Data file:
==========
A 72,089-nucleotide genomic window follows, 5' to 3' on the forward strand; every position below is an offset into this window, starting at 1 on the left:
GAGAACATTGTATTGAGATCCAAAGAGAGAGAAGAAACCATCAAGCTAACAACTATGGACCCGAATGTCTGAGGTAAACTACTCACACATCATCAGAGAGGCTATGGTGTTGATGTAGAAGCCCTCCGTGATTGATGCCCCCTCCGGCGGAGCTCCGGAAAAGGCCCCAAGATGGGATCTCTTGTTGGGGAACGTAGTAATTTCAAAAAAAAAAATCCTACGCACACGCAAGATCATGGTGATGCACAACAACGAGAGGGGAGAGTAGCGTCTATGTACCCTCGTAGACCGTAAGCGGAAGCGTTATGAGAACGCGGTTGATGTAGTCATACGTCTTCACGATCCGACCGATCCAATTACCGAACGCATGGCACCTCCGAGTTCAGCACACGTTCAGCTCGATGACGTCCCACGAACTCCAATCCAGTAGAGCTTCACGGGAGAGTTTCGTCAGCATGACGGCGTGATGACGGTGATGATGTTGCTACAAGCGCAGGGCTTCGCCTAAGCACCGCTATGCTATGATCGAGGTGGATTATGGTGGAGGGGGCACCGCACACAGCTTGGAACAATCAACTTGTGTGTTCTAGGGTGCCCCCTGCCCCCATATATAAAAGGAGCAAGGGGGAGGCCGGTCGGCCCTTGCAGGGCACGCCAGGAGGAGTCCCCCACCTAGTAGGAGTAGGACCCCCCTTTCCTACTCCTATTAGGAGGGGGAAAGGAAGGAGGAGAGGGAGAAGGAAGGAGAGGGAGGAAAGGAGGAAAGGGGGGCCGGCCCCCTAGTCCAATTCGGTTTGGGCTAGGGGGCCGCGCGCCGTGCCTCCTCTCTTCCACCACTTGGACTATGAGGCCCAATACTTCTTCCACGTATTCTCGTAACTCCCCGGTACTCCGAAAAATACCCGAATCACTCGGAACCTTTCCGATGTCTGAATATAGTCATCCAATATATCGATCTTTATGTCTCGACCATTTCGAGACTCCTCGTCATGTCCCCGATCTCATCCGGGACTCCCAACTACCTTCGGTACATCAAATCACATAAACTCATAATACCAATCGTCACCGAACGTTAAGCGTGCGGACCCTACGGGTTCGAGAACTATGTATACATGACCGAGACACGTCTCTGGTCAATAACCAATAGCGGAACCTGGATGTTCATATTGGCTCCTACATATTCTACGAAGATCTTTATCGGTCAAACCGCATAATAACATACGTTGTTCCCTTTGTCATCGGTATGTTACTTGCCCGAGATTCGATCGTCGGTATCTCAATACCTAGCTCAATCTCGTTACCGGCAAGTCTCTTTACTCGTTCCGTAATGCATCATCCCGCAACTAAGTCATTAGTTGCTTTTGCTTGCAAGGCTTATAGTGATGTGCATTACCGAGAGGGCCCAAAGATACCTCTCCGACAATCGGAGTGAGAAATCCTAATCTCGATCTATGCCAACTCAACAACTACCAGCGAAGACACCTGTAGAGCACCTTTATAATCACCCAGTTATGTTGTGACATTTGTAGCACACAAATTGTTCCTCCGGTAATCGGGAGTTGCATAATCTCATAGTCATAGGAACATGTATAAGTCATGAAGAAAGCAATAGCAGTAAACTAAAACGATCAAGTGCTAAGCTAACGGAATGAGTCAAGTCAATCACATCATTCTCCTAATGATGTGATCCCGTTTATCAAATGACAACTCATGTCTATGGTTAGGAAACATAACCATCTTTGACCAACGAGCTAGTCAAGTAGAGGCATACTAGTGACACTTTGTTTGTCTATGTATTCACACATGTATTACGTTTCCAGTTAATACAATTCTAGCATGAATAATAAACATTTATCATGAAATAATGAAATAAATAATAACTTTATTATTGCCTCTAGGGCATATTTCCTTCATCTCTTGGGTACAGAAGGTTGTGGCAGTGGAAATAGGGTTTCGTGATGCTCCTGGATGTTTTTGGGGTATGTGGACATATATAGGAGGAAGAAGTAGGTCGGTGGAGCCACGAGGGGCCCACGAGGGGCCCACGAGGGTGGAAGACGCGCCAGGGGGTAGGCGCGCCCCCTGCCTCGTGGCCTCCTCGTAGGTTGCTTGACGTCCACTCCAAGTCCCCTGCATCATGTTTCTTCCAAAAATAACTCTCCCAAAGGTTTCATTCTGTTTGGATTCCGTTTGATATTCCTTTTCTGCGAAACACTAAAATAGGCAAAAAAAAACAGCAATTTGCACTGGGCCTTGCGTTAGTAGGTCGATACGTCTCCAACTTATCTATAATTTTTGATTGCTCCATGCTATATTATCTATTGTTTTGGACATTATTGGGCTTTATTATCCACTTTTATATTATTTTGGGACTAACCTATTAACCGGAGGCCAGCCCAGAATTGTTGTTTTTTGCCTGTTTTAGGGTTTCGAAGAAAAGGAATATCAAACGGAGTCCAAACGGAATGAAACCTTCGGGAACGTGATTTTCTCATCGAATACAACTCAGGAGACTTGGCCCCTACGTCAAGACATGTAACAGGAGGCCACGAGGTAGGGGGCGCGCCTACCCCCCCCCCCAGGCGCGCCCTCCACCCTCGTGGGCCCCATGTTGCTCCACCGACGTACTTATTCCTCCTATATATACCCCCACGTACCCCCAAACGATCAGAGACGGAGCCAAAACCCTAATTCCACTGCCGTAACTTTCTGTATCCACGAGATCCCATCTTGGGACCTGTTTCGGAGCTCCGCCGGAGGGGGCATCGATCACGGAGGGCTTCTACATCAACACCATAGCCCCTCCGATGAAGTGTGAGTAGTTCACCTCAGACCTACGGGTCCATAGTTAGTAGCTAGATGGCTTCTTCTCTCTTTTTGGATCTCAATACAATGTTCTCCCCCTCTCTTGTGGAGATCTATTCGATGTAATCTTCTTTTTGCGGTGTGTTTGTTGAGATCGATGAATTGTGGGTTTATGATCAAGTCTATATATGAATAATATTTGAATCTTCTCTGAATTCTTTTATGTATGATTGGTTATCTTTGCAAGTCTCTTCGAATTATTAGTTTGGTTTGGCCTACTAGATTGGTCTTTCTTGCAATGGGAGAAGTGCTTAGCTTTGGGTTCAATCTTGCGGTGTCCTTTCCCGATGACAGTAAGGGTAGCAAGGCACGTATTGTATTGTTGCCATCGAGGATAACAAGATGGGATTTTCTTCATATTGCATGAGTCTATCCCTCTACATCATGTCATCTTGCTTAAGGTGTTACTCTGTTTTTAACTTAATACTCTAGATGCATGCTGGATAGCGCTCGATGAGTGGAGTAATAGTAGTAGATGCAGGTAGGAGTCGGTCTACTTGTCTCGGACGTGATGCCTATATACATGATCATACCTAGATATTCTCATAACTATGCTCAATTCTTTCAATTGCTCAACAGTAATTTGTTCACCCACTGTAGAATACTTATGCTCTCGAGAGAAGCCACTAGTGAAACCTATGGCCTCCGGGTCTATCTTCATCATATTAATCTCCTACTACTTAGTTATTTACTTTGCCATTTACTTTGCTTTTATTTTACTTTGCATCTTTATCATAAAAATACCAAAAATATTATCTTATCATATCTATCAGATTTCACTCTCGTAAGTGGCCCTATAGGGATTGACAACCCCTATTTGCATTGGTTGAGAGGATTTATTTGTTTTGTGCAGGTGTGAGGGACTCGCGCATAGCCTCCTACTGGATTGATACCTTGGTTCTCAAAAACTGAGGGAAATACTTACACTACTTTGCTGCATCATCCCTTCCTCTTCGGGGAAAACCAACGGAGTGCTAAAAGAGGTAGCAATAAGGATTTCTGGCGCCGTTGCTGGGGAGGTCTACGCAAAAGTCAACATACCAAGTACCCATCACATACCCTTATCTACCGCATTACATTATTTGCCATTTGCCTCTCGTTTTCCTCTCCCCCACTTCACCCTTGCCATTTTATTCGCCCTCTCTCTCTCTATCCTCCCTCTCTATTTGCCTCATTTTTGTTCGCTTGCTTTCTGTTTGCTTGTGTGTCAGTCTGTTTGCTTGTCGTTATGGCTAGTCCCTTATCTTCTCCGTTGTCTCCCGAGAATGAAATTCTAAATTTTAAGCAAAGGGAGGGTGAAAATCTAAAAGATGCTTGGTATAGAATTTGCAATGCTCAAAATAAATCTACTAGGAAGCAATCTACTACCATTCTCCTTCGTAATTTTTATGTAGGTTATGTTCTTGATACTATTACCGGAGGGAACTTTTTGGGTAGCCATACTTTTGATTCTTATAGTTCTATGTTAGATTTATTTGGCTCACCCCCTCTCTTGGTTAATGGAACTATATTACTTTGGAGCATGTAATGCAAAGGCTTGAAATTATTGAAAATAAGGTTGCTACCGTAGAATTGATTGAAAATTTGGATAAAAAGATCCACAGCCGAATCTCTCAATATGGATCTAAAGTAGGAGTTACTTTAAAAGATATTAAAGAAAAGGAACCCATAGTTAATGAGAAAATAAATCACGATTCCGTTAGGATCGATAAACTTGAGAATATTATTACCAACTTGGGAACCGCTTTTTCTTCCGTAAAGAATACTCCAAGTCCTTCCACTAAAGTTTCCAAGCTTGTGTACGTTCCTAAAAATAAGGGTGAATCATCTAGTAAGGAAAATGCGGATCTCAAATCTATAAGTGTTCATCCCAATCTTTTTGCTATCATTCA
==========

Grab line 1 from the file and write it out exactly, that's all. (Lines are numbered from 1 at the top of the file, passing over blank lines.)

A 72,089-nucleotide genomic window follows, 5' to 3' on the forward strand; every position below is an offset into this window, starting at 1 on the left: